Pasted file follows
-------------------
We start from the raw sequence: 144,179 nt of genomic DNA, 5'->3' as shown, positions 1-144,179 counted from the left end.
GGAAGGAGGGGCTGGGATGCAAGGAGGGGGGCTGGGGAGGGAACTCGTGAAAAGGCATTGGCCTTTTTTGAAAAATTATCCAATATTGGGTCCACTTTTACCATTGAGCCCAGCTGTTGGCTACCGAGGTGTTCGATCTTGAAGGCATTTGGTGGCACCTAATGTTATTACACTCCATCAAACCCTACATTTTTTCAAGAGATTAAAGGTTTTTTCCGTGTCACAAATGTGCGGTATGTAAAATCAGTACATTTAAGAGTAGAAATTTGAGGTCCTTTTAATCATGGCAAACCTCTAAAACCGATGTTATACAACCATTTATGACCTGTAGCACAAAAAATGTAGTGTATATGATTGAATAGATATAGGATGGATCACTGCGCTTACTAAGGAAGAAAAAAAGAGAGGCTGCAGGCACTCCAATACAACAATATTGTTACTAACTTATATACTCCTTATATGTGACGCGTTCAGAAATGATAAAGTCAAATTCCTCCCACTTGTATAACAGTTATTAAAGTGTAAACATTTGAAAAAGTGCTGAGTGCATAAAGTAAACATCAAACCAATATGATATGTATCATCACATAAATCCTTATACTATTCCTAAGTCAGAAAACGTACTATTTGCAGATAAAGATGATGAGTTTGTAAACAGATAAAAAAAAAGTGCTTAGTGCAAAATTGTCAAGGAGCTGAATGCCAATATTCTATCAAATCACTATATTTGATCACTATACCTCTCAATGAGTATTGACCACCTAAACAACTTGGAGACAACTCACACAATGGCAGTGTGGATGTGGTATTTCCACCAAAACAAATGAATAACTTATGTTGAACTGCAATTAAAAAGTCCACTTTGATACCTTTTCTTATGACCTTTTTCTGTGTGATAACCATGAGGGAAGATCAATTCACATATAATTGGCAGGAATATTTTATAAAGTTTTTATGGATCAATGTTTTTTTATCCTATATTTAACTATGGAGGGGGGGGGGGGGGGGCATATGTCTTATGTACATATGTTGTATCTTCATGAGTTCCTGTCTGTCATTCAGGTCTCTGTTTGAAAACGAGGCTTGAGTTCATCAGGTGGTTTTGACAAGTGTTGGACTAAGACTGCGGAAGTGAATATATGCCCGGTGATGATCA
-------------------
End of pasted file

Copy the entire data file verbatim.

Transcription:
We start from the raw sequence: 144,179 nt of genomic DNA, 5'->3' as shown, positions 1-144,179 counted from the left end.
GGAAGGAGGGGCTGGGATGCAAGGAGGGGGGCTGGGGAGGGAACTCGTGAAAAGGCATTGGCCTTTTTTGAAAAATTATCCAATATTGGGTCCACTTTTACCATTGAGCCCAGCTGTTGGCTACCGAGGTGTTCGATCTTGAAGGCATTTGGTGGCACCTAATGTTATTACACTCCATCAAACCCTACATTTTTTCAAGAGATTAAAGGTTTTTTCCGTGTCACAAATGTGCGGTATGTAAAATCAGTACATTTAAGAGTAGAAATTTGAGGTCCTTTTAATCATGGCAAACCTCTAAAACCGATGTTATACAACCATTTATGACCTGTAGCACAAAAAATGTAGTGTATATGATTGAATAGATATAGGATGGATCACTGCGCTTACTAAGGAAGAAAAAAAGAGAGGCTGCAGGCACTCCAATACAACAATATTGTTACTAACTTATATACTCCTTATATGTGACGCGTTCAGAAATGATAAAGTCAAATTCCTCCCACTTGTATAACAGTTATTAAAGTGTAAACATTTGAAAAAGTGCTGAGTGCATAAAGTAAACATCAAACCAATATGATATGTATCATCACATAAATCCTTATACTATTCCTAAGTCAGAAAACGTACTATTTGCAGATAAAGATGATGAGTTTGTAAACAGATAAAAAAAAAGTGCTTAGTGCAAAATTGTCAAGGAGCTGAATGCCAATATTCTATCAAATCACTATATTTGATCACTATACCTCTCAATGAGTATTGACCACCTAAACAACTTGGAGACAACTCACACAATGGCAGTGTGGATGTGGTATTTCCACCAAAACAAATGAATAACTTATGTTGAACTGCAATTAAAAAGTCCACTTTGATACCTTTTCTTATGACCTTTTTCTGTGTGATAACCATGAGGGAAGATCAATTCACATATAATTGGCAGGAATATTTTATAAAGTTTTTATGGATCAATGTTTTTTTATCCTATATTTAACTATGGAGGGGGGGGGGGGGGGGCATATGTCTTATGTACATATGTTGTATCTTCATGAGTTCCTGTCTGTCATTCAGGTCTCTGTTTGAAAACGAGGCTTGAGTTCATCAGGTGGTTTTGACAAGTGTTGGACTAAGACTGCGGAAGTGAATATATGCCCGGTGATGATCA